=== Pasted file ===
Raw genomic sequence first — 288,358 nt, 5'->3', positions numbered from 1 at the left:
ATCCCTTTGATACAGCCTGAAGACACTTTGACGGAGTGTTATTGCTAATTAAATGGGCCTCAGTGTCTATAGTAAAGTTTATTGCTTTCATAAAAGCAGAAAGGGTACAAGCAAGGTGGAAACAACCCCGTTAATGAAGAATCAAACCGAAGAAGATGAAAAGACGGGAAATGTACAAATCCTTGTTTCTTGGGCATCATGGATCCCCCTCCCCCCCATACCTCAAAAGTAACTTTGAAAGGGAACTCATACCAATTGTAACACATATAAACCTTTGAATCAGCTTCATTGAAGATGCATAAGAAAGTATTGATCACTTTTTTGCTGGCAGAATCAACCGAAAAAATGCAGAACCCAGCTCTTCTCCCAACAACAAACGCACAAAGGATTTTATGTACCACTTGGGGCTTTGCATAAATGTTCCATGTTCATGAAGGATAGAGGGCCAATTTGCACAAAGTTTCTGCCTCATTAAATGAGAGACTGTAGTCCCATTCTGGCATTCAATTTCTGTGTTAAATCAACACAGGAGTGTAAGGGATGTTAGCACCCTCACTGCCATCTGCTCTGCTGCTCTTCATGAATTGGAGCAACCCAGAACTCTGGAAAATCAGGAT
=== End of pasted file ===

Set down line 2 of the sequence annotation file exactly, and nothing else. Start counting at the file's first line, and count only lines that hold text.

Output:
ATCCCTTTGATACAGCCTGAAGACACTTTGACGGAGTGTTATTGCTAATTAAATGGGCCTCAGTGTCTATAGTAAAGTTTATTGCTTTCATAAAAGCAGAAAGGGTACAAGCAAGGTGGAAACAACCCCGTTAATGAAGAATCAAACCGAAGAAGATGAAAAGACGGGAAATGTACAAATCCTTGTTTCTTGGGCATCATGGATCCCCCTCCCCCCCATACCTCAAAAGTAACTTTGAAAGGGAACTCATACCAATTGTAACACATATAAACCTTTGAATCAGCTTCATTGAAGATGCATAAGAAAGTATTGATCACTTTTTTGCTGGCAGAATCAACCGAAAAAATGCAGAACCCAGCTCTTCTCCCAACAACAAACGCACAAAGGATTTTATGTACCACTTGGGGCTTTGCATAAATGTTCCATGTTCATGAAGGATAGAGGGCCAATTTGCACAAAGTTTCTGCCTCATTAAATGAGAGACTGTAGTCCCATTCTGGCATTCAATTTCTGTGTTAAATCAACACAGGAGTGTAAGGGATGTTAGCACCCTCACTGCCATCTGCTCTGCTGCTCTTCATGAATTGGAGCAACCCAGAACTCTGGAAAATCAGGAT